Let’s talk about Garfield County, Washington, population 2,060. To my knowledge, I’ve never been there. In fact, until yesterday, I had no idea Garfield County existed. Currently it holds the record for the greatest percentage of voters to reject Referendum 71, the everything-but-marriage referendum. More than 77% voted to reject R-71.*
But nearly 22%, 192 people, voted to uphold the law. Doesn’t sound like much, it’s true. How about this number? 219,897–that’s the number of people who voted to approve R-71 in the yellow counties, the ones like Garfield County, in which a majority of voters rejected R-71.
In Washington, as is the case in many other states in which one area’s population is massive and the rest of the state’s just isn’t, the Puget Sound area of Western Washington and its left-leaning voters usually win statewide elections. This creates a lot of bitterness in the eastern part of the state, and I guess I can understand why. It would suck to feel like your vote didn’t count.
And in case I didn’t remind you yet today, we are winning in Washington. Approve R-71 holds its lead. Sorry, Eastern WA (not really).
219,897. That’s 37% of the current count of votes in favor of R-71. That’s 219,897 people in the more conservative areas of Washington who didn’t succumb to the pressure of their neighbors to reject the rights of same-sex couples. As much as it mattered that King County and other Puget Sound residents sent in their ballots this year to put R-71 over the top, it mattered that these people did, too. I want to thank each one of those 219,897 people, but I especially want to thank the 192 Approve voters in Garfield County. You are my heroes of the day.
A few days ago we were in Clayton, Georgia, population 2019. We drove up from our campsite at Talullah Gorge State Park about 10 miles south to visit Wendy’s. No, it wasn’t because we wanted a Frosty. Wendy’s is one of the few places in Clayton, Georgia that has free WiFi for its guests, an amenity usually missing from state park campgrounds.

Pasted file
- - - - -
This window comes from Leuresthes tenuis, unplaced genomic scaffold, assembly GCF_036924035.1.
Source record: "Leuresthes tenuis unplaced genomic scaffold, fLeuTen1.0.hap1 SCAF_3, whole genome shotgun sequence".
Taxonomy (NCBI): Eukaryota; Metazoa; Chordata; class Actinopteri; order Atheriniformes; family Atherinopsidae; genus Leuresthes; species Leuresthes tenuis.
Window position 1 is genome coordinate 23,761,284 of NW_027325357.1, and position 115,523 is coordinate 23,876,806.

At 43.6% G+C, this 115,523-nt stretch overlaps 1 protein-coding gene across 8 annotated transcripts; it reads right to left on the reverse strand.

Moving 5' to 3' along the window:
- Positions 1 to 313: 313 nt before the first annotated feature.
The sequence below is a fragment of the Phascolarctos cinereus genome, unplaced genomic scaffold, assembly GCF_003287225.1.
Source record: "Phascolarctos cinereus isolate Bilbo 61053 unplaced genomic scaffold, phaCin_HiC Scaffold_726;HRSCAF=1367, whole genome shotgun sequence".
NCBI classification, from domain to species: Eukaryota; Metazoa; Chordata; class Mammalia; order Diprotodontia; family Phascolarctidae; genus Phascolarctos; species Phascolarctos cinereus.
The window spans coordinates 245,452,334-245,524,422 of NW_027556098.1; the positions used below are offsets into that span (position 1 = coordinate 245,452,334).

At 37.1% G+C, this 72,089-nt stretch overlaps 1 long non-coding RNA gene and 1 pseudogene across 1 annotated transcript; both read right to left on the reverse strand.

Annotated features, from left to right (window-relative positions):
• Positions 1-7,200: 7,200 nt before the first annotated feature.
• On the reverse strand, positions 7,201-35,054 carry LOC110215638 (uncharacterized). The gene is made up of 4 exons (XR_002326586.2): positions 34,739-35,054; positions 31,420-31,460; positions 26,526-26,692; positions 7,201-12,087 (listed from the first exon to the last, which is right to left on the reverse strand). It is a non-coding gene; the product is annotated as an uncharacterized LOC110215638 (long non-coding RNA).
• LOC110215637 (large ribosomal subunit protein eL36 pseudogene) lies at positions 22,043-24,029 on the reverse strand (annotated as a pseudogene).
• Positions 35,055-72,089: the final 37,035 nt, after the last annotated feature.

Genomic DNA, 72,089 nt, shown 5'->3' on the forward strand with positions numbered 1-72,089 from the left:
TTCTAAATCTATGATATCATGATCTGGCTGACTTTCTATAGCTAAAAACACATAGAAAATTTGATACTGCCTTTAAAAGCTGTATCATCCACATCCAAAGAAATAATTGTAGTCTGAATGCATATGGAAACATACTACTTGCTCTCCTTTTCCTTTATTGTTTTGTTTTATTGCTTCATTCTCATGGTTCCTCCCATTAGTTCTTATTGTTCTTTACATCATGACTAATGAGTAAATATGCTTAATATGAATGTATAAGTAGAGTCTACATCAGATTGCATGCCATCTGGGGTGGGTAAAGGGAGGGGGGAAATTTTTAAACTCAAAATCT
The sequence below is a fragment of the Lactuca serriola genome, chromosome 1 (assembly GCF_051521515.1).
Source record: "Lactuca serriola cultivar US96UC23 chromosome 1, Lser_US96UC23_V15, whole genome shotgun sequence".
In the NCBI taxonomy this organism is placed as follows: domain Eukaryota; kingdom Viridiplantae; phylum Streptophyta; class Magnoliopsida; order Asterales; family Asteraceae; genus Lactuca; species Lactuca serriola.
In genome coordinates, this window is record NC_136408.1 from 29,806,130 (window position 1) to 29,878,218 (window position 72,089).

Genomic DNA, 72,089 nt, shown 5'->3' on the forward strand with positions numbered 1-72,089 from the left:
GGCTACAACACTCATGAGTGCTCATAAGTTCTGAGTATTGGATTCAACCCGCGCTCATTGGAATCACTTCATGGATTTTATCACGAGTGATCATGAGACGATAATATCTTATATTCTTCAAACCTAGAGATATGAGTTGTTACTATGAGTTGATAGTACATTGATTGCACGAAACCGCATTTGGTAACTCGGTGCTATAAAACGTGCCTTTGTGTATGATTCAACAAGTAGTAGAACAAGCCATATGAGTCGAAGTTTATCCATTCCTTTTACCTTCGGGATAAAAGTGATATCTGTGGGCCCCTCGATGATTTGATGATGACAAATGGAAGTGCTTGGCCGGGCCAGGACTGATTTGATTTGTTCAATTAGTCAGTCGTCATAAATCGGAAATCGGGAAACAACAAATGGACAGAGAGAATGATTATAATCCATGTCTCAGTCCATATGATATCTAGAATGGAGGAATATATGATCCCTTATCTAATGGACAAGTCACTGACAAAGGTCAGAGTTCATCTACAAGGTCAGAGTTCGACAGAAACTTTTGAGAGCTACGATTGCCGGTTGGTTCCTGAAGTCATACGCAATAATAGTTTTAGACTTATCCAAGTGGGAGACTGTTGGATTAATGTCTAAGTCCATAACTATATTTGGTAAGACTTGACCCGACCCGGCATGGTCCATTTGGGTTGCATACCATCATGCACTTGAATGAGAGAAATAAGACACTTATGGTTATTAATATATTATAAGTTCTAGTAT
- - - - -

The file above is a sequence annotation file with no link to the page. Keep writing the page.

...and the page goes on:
We were there for about a half hour when another WiFi user, a guy, came in and sat across from us, next to the only visible outlet in the place. We exchanged pleasantries, and almost immediately my gaydar went off. No, Ruby. This is small-town Georgia.
We started talking with him about Frances, and several times he dropped hints about his sexual orientation. Still I argued with myself. What were the odds? We were nearly the only people in the place. But when he said, “Well, I’m not going to have children unless they figure out a way for men to give birth,” I had to admit it: this guy was gay.
We spent hours in that Wendy’s, talking to Brandon and eventually his friend Kristen, a straight ally. We talked about the difficulty of being out and gay in a small town, worrying about your safety. We agreed that the recently-passed federal hate crimes law was a good thing.
Then Brandon and Kristen told us about other gay people in the area. There was a gay couple who owned a restaurant that we could see through the window from where we sat. Down the road was a bar owned by a lesbian couple, an LGBT hangout. And nearby, Brandon told us proudly, was an all-LGBT church. Just over the border in North Carolina, he said, was a small town that had one of the highest per capita gay populations in the country.
We were kind of floored by this. I think I used to believe that part of the coming out process for everyone who wasn’t born in a big liberal city was to move to one. And maybe that’s usually true. But some people stay, or come back. And they have friends.
In Garfield County, Washington, they have 192 friends. Brave, wonderful friends who vote with their hearts to protect our rights throughout the state of Washington.
*Note: the numbers change frequently as remaining votes are counted. All numbers quoted are as of 6:39 a.m. PST on 11/5.